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On a 07 Rondo with a 2.6 does anyone know the location of the coolent temp switch. I feel mine needs to be rplaced due to an a/c problem. It shuts down after about 30-45 mins and blows hot air. It cools down for about 1-2 hrs and it runs fine for about 45 mins.
 

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On a 07 Rondo with a 2.6 does anyone know the location of the coolent temp switch. I feel mine needs to be rplaced due to an a/c problem. It shuts down after about 30-45 mins and blows hot air. It cools down for about 1-2 hrs and it runs fine for about 45 mins.
Just for info, when I've encountered problems with A/C with similar symptoms - works fine for a while (30-45 minutes) then stops working, it's been because the clutch gap for the compressor has worn to a distance beyond tolerances - and when the under bonnet area gets properly heat-sinked and truly warm, the electro-magnetic clutch actuation doesn't have sufficient oomph to bridge the gap - hence warm air 'til everything cools down.

A contributory factor to this, can be A/C running with low gas pressure for a while, making the compressor cycle on and off a lot quicker than it should, and as a consequence, wearing the compressor clutch more.
 

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collent temp switch

I thank you for your input. Is there any work aroud for this problem without replacing the compressor?
 

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I thank you for your input. Is there any work aroud for this problem without replacing the compressor?
Well assuming it is this problem, it is something detectable.

On the the cars where I had this issue, there was just enough access to use feeler gauges / blades to measure the clutch gap for the compressor when the engine was off.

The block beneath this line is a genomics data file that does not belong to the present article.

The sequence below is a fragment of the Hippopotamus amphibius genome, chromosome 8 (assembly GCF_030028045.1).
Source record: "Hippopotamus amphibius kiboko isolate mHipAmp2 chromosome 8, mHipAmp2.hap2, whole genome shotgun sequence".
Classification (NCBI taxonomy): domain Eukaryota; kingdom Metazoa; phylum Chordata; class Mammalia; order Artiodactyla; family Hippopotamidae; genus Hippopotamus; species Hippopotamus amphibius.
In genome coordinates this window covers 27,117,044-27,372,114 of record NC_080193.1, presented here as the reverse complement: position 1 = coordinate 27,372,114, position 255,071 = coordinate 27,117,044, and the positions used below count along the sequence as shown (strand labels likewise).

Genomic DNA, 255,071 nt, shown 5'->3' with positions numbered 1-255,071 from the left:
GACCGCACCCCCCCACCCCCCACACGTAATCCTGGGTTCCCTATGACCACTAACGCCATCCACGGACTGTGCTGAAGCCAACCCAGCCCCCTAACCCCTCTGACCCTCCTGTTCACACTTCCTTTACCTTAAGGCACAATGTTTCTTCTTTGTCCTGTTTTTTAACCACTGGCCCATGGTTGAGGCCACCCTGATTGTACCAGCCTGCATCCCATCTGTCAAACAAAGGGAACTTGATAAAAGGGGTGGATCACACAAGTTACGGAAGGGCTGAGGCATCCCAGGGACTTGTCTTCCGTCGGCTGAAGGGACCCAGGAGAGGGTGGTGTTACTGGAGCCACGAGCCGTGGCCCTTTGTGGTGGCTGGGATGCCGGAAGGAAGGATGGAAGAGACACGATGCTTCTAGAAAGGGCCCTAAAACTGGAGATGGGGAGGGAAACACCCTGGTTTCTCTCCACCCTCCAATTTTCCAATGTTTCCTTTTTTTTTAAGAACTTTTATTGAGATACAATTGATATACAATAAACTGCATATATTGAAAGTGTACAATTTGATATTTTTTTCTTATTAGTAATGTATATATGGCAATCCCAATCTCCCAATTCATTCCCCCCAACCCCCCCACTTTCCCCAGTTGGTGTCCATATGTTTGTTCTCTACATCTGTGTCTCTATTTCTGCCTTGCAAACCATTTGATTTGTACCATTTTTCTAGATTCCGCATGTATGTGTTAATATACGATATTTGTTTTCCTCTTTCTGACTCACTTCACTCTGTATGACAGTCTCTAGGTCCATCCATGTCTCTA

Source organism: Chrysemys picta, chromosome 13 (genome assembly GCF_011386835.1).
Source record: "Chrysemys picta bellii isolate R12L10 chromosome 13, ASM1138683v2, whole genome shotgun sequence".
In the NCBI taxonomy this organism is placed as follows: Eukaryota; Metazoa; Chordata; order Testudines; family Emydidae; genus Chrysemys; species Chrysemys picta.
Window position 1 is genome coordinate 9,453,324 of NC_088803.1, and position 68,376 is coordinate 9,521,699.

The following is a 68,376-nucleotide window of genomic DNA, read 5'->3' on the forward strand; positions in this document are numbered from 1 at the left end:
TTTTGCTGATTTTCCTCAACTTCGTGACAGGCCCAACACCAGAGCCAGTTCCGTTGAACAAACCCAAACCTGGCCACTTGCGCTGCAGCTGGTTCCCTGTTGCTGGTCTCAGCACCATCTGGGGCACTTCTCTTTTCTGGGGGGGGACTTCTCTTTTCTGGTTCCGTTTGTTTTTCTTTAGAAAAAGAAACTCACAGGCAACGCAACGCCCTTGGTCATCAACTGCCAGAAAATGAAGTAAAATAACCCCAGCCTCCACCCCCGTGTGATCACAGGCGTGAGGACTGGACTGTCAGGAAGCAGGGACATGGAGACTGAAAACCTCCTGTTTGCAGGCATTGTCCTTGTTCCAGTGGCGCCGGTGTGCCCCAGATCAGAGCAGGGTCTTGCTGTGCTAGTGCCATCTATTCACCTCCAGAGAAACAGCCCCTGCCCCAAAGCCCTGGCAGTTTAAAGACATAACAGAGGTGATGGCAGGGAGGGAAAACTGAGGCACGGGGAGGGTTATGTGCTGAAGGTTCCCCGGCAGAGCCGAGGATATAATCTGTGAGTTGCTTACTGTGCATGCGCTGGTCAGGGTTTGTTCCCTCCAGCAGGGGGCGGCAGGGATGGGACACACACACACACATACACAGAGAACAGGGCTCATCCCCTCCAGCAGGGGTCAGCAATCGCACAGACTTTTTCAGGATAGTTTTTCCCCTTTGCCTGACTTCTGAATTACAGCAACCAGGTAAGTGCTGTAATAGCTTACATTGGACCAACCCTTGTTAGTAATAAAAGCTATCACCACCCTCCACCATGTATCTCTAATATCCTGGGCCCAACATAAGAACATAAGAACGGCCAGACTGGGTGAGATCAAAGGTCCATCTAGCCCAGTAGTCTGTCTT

And on that particular car / compressor combination, it was possible to remove shims or washers, to close the gap. Some people managed that with the compressor still on the car - I didn't - and some people cheat a bit buy using sections of plastic or thin metal to kind of shim on the other side (ie pushing the clutch plate towards the compressor, and gluing them in.

I had the compressor removed from the car (by an A/C guy), fabricated a triangular piece of metal with holes for studs in, to use as a clutch puller, then removed various shims / washers to bring the gap into spec.

Actually that's all true - but I remember what I did first - I bought a used compressor on ebay (it was quite cheap) the clutch gap on that showed some wear, so I removed the clutch, (using the puller I fabricated) and made the clutch gap in spec. Had the compressor on the car replaced with this one I'd already sorted out, then did the same with the compressor that was removed with the car, and kept it as a spare.

I have heard about people getting that done by A/C guys - most I enquired with in England didn't seem to want to touch the problem. And garages would be more interested in selling you a new compressor.

It may not be the problem - just the 30-45 minute thing was the exact same symptom for the clutch wear problem I've seen previously - so thought it worth suggesting.
 
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